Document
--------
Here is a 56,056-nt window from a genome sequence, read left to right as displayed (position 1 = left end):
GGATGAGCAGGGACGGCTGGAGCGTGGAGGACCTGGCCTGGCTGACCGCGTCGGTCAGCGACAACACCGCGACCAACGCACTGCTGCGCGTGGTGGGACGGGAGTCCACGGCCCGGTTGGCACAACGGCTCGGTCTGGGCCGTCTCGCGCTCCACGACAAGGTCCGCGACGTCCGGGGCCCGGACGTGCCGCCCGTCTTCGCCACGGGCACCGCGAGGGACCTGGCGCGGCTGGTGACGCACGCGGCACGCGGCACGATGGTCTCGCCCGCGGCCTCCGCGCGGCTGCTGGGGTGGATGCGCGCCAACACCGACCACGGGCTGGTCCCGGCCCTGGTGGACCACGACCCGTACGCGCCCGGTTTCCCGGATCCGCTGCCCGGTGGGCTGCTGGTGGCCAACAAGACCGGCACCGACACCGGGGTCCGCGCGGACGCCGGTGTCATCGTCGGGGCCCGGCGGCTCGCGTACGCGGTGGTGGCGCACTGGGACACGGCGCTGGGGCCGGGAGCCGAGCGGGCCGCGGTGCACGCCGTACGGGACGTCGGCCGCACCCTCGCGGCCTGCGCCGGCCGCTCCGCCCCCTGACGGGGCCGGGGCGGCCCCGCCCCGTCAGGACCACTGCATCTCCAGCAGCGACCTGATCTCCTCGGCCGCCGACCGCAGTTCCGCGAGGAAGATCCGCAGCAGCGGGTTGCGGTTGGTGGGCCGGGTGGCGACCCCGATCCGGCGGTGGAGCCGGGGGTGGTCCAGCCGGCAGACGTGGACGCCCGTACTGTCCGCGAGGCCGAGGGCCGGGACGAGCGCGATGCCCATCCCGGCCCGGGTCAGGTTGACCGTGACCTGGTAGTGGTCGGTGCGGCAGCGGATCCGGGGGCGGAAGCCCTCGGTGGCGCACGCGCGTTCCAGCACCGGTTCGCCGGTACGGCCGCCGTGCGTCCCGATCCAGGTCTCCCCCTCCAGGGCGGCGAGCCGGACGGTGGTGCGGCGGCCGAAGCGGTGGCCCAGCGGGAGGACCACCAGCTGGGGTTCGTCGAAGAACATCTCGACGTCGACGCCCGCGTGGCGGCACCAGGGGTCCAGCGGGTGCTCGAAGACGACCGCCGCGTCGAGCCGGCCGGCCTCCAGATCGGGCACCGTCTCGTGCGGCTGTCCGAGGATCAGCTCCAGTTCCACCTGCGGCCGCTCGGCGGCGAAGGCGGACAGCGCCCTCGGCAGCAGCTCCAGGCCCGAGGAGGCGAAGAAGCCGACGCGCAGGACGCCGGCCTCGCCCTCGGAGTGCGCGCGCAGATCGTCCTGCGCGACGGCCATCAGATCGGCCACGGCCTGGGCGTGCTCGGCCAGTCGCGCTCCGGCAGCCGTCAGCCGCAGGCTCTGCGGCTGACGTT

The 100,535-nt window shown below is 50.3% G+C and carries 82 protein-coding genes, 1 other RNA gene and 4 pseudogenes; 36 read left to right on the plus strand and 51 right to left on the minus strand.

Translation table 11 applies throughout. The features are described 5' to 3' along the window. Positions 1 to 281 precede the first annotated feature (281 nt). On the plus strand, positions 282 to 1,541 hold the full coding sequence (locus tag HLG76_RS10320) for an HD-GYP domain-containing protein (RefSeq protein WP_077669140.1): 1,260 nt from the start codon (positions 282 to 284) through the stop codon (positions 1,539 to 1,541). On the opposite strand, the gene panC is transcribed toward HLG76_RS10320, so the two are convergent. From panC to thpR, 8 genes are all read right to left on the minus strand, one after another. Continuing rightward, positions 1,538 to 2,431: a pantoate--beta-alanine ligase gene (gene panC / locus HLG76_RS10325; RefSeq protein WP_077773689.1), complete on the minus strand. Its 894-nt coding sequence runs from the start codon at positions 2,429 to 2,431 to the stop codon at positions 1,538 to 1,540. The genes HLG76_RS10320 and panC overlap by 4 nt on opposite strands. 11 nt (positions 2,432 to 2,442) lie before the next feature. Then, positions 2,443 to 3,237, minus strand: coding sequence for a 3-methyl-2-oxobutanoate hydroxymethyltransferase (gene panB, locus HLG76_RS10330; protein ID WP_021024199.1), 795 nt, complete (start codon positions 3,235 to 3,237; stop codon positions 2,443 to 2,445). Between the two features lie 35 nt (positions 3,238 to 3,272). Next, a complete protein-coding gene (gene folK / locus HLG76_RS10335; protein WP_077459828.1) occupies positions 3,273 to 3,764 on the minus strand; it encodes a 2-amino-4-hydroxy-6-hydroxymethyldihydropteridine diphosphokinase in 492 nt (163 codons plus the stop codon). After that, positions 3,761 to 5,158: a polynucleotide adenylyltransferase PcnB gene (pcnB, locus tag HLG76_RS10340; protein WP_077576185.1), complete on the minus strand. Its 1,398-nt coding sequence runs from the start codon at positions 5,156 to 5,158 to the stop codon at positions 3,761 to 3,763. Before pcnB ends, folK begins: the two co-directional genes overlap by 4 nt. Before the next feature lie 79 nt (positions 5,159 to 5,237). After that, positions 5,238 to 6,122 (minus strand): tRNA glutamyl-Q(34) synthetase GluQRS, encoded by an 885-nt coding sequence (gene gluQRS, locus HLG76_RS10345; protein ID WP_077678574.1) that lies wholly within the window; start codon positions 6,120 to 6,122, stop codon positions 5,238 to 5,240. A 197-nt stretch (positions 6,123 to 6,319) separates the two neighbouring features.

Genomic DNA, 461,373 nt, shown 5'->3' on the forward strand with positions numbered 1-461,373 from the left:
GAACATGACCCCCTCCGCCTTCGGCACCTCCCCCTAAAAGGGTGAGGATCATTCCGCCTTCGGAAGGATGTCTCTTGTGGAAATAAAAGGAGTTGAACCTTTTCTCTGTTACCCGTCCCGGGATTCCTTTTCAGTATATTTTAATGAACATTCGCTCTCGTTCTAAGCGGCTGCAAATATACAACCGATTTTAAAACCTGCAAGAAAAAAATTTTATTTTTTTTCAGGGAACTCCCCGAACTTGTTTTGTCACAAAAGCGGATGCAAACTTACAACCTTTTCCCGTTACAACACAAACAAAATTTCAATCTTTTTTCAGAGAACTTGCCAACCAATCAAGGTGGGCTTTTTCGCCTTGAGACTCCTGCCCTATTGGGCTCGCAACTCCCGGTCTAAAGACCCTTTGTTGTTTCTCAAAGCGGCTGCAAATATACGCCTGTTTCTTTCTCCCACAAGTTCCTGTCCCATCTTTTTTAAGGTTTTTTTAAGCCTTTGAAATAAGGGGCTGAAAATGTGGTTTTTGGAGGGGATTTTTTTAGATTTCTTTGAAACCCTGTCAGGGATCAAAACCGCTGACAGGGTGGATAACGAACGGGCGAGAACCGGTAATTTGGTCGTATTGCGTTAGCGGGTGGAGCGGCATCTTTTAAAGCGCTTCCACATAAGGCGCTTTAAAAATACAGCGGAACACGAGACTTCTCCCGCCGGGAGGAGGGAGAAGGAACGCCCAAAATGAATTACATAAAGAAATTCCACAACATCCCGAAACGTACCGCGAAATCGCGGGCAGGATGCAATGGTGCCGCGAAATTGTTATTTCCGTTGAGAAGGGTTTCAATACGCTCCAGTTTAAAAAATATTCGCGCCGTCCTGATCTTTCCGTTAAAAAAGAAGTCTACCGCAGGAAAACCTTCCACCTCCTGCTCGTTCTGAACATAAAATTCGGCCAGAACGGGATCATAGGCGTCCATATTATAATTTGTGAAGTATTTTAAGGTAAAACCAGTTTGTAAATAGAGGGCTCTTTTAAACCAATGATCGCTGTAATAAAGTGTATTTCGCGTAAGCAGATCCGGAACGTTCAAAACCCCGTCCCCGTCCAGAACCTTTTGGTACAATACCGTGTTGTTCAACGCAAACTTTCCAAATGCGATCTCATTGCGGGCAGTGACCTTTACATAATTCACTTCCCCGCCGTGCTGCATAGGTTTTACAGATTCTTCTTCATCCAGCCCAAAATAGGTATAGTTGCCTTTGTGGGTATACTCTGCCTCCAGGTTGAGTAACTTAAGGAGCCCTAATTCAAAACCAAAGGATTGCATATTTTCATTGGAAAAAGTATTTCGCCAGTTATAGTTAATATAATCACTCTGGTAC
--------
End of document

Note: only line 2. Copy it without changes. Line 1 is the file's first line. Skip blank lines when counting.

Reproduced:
GGATGAGCAGGGACGGCTGGAGCGTGGAGGACCTGGCCTGGCTGACCGCGTCGGTCAGCGACAACACCGCGACCAACGCACTGCTGCGCGTGGTGGGACGGGAGTCCACGGCCCGGTTGGCACAACGGCTCGGTCTGGGCCGTCTCGCGCTCCACGACAAGGTCCGCGACGTCCGGGGCCCGGACGTGCCGCCCGTCTTCGCCACGGGCACCGCGAGGGACCTGGCGCGGCTGGTGACGCACGCGGCACGCGGCACGATGGTCTCGCCCGCGGCCTCCGCGCGGCTGCTGGGGTGGATGCGCGCCAACACCGACCACGGGCTGGTCCCGGCCCTGGTGGACCACGACCCGTACGCGCCCGGTTTCCCGGATCCGCTGCCCGGTGGGCTGCTGGTGGCCAACAAGACCGGCACCGACACCGGGGTCCGCGCGGACGCCGGTGTCATCGTCGGGGCCCGGCGGCTCGCGTACGCGGTGGTGGCGCACTGGGACACGGCGCTGGGGCCGGGAGCCGAGCGGGCCGCGGTGCACGCCGTACGGGACGTCGGCCGCACCCTCGCGGCCTGCGCCGGCCGCTCCGCCCCCTGACGGGGCCGGGGCGGCCCCGCCCCGTCAGGACCACTGCATCTCCAGCAGCGACCTGATCTCCTCGGCCGCCGACCGCAGTTCCGCGAGGAAGATCCGCAGCAGCGGGTTGCGGTTGGTGGGCCGGGTGGCGACCCCGATCCGGCGGTGGAGCCGGGGGTGGTCCAGCCGGCAGACGTGGACGCCCGTACTGTCCGCGAGGCCGAGGGCCGGGACGAGCGCGATGCCCATCCCGGCCCGGGTCAGGTTGACCGTGACCTGGTAGTGGTCGGTGCGGCAGCGGATCCGGGGGCGGAAGCCCTCGGTGGCGCACGCGCGTTCCAGCACCGGTTCGCCGGTACGGCCGCCGTGCGTCCCGATCCAGGTCTCCCCCTCCAGGGCGGCGAGCCGGACGGTGGTGCGGCGGCCGAAGCGGTGGCCCAGCGGGAGGACCACCAGCTGGGGTTCGTCGAAGAACATCTCGACGTCGACGCCCGCGTGGCGGCACCAGGGGTCCAGCGGGTGCTCGAAGACGACCGCCGCGTCGAGCCGGCCGGCCTCCAGATCGGGCACCGTCTCGTGCGGCTGTCCGAGGATCAGCTCCAGTTCCACCTGCGGCCGCTCGGCGGCGAAGGCGGACAGCGCCCTCGGCAGCAGCTCCAGGCCCGAGGAGGCGAAGAAGCCGACGCGCAGGACGCCGGCCTCGCCCTCGGAGTGCGCGCGCAGATCGTCCTGCGCGACGGCCATCAGATCGGCCACGGCCTGGGCGTGCTCGGCCAGTCGCGCTCCGGCAGCCGTCAGCCGCAGGCTCTGCGGCTGACGTT